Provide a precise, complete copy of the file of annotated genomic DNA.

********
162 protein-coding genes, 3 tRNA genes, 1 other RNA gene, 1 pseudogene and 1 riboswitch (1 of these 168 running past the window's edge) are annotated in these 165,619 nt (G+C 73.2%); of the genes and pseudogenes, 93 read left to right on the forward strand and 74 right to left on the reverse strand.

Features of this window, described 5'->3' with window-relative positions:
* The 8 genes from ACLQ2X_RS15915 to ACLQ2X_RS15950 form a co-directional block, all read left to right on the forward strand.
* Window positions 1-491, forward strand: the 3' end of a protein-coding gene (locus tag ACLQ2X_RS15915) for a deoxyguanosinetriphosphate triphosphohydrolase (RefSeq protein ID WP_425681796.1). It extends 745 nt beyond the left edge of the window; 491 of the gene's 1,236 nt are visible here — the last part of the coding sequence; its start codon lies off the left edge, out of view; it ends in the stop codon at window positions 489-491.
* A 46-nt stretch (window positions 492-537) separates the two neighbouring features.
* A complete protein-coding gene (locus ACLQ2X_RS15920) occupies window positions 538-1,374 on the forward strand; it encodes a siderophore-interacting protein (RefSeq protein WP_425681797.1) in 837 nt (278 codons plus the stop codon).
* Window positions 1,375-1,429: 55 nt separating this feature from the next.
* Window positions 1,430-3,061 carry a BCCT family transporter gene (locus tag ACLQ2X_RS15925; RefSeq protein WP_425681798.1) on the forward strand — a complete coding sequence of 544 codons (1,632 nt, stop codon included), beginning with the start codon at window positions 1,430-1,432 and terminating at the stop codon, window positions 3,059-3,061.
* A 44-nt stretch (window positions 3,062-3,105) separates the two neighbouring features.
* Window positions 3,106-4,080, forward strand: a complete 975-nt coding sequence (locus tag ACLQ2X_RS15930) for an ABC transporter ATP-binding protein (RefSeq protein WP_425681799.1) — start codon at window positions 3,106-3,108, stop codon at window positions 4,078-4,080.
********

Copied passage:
162 protein-coding genes, 3 tRNA genes, 1 other RNA gene, 1 pseudogene and 1 riboswitch (1 of these 168 running past the window's edge) are annotated in these 165,619 nt (G+C 73.2%); of the genes and pseudogenes, 93 read left to right on the forward strand and 74 right to left on the reverse strand.

Features of this window, described 5'->3' with window-relative positions:
* The 8 genes from ACLQ2X_RS15915 to ACLQ2X_RS15950 form a co-directional block, all read left to right on the forward strand.
* Window positions 1-491, forward strand: the 3' end of a protein-coding gene (locus tag ACLQ2X_RS15915) for a deoxyguanosinetriphosphate triphosphohydrolase (RefSeq protein ID WP_425681796.1). It extends 745 nt beyond the left edge of the window; 491 of the gene's 1,236 nt are visible here — the last part of the coding sequence; its start codon lies off the left edge, out of view; it ends in the stop codon at window positions 489-491.
* A 46-nt stretch (window positions 492-537) separates the two neighbouring features.
* A complete protein-coding gene (locus ACLQ2X_RS15920) occupies window positions 538-1,374 on the forward strand; it encodes a siderophore-interacting protein (RefSeq protein WP_425681797.1) in 837 nt (278 codons plus the stop codon).
* Window positions 1,375-1,429: 55 nt separating this feature from the next.
* Window positions 1,430-3,061 carry a BCCT family transporter gene (locus tag ACLQ2X_RS15925; RefSeq protein WP_425681798.1) on the forward strand — a complete coding sequence of 544 codons (1,632 nt, stop codon included), beginning with the start codon at window positions 1,430-1,432 and terminating at the stop codon, window positions 3,059-3,061.
* A 44-nt stretch (window positions 3,062-3,105) separates the two neighbouring features.
* Window positions 3,106-4,080, forward strand: a complete 975-nt coding sequence (locus tag ACLQ2X_RS15930) for an ABC transporter ATP-binding protein (RefSeq protein WP_425681799.1) — start codon at window positions 3,106-3,108, stop codon at window positions 4,078-4,080.